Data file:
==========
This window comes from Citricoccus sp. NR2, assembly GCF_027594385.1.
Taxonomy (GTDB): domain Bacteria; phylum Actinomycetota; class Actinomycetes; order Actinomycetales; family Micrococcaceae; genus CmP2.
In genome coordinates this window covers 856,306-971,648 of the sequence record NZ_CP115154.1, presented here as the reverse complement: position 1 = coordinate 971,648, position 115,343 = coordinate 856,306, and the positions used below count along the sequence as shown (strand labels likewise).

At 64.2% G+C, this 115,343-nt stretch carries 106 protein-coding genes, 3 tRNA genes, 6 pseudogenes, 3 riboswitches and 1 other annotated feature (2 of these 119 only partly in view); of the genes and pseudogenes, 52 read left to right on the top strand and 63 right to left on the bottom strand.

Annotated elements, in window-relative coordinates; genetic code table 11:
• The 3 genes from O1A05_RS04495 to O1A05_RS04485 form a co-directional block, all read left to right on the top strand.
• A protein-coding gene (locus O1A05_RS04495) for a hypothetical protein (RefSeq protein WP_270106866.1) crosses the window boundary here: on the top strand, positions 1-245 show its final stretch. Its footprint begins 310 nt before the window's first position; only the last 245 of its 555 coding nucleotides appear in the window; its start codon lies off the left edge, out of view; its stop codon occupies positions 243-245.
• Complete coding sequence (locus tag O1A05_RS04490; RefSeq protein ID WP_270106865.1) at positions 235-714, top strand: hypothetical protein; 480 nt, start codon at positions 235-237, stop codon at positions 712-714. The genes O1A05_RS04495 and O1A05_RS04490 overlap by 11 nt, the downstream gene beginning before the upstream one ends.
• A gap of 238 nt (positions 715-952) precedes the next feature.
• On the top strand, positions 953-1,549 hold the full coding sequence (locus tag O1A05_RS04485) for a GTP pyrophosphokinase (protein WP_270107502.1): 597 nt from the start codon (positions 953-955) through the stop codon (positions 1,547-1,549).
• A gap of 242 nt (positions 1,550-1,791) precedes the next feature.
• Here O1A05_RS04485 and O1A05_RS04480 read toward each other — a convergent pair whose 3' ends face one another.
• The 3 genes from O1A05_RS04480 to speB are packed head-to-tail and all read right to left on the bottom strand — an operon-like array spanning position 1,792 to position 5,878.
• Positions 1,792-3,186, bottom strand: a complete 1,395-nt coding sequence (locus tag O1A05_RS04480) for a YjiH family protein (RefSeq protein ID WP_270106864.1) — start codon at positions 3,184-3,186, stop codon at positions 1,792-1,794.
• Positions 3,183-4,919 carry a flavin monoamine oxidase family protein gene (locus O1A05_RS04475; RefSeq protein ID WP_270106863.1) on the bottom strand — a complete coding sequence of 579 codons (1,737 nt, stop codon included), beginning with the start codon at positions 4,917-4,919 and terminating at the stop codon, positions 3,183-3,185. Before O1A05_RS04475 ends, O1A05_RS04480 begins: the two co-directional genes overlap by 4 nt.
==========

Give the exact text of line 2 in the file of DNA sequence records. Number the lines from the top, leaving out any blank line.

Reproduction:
Taxonomy (GTDB): domain Bacteria; phylum Actinomycetota; class Actinomycetes; order Actinomycetales; family Micrococcaceae; genus CmP2.